The Longterm effects of COVID-19 on our Cardiovascular Health

By Dany Perez

Many people believe that after you conquer your battle with COVID-19 the only thing that is left behind are the antibodies that will care for you. However, studies have shown that COVID-19 has not fully run its course after you recover. You no longer will have the virus anymore but the harm it has inflicted in your body is possibly long lasting. Your cardiovascular health could be affected as a result of the virus. Researchers have been consistent with finding what happens after you have been exposed to COVID-19 and according to STATnews ,“two Studies from Germany paint a sobering picture of the toll that COVID-19 takes on the heart raising the specter of long term damage after people recover even if their illness was not severe enough to require hospitalization” The studies were performed to discover what COVID-19 leaves behind in those it infects.  

Shockingly the results were not what the world wanted to hear. In the first experiment performed STATnews stated that doctors “examined the cardiac MRIs of one hundred people who had recovered from COVID-19 and compared them to heart images from 100 people who were similar but not infected with the virus. Their average age was 49 and two thirds of the patients had recovered at home. More than two months later infected patients were more likely to have troubling cardiac signs than people in the control group.  Seventy-eight patients showed structural changes to their hearts, 76 had evidence of a biomarker signaling cardiac injury typically found after a heart attack, and 60 had signs of inflammation.” This gives us a better understanding in an experimental level to what it is
 happening to our bodies after we contract this deadly virus. 

People are already  worried about the typical symptoms of COVID-19 such as shortness of breath, fever, and not having the ability being able to taste or smell. The media does an outstanding job of raising awareness of the possible symptoms of COVID-19 but are insufficient with informing the world how dangerous this virus in your life after you are recovered from it.

According to Dirk Westermann a cardiologist at the University of Heart and Vascular Centre in Hamburg Germany,  in their second study they “analyzed autopsy results from thirty nine people who died early in the pandemic and whose age was eighty five, found high levels of the virus in the hearts of twenty four patients. We see signs of viral replication in those that are heavily infected”. This statement by doctor Westermann helps strengthen the belief that there is something wrong going on well after one has seemingly recovered.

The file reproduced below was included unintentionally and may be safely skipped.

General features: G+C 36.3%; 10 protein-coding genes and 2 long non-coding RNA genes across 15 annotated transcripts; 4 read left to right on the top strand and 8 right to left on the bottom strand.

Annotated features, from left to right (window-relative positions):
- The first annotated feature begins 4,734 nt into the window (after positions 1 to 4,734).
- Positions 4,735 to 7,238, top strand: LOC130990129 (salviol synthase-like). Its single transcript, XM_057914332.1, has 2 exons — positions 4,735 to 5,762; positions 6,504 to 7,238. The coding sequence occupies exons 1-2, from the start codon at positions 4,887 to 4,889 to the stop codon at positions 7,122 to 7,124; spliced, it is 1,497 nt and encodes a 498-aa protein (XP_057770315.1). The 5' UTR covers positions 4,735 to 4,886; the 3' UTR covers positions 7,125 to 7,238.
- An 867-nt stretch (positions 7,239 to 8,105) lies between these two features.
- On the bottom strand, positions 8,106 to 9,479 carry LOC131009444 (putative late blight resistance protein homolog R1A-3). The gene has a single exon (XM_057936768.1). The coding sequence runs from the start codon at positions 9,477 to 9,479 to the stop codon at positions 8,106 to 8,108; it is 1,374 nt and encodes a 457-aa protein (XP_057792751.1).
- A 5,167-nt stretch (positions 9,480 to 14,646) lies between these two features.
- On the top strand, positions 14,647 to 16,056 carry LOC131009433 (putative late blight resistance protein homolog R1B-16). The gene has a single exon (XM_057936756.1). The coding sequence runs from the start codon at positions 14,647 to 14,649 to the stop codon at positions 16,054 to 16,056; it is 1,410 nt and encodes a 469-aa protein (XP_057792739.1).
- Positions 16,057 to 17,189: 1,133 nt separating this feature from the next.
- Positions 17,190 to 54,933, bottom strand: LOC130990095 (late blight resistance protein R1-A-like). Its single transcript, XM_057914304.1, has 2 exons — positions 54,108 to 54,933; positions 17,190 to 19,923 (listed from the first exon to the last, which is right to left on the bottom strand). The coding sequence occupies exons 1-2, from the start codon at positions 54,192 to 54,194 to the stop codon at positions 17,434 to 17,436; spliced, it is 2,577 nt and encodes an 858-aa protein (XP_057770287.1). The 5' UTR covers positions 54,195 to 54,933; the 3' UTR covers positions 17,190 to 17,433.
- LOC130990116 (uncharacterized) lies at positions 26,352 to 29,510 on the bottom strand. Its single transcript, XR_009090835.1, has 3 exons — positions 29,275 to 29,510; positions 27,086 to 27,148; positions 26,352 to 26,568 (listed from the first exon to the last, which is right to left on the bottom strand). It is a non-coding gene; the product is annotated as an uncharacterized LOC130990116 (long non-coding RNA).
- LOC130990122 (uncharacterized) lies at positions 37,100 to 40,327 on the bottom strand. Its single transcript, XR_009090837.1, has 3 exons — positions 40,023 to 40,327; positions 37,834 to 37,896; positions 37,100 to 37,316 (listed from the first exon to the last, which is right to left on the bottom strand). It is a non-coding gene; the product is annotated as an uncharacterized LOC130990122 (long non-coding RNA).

We should be worried about the long term effects in the same way that we are worried about the short term. These two studies make us ask ourselves how dangerous to society are these changes in the structures and inflammation of the heart, are we more likely to develop other symptoms because of this and how dangerous are these changes for us and what is being done to help how vulnerable are we to heart failures because of this issue. In the moment researchers are working at a high rate to figure out what is it from COVID-19 that causes the inflammation to the heart. Many people would think the implications to the heart can be because of the age or the health of the participants was not it’s best. Another study in JAMA Cardiology took those variables away.  â€œOf twenty-six college athletes who tested positive for coronavirus, four later showed signs of inflammation in their hearts muscles”. This study connects with the study that was done in Hamburg Germany showing similar results with having professional athletes who have a higher health level than standard everyday people.

Heart inflammation is not a symptom that appears on everyone who contracts COVID-19 but there is a high chance that it can affect your heart not even if you are a professional athlete.


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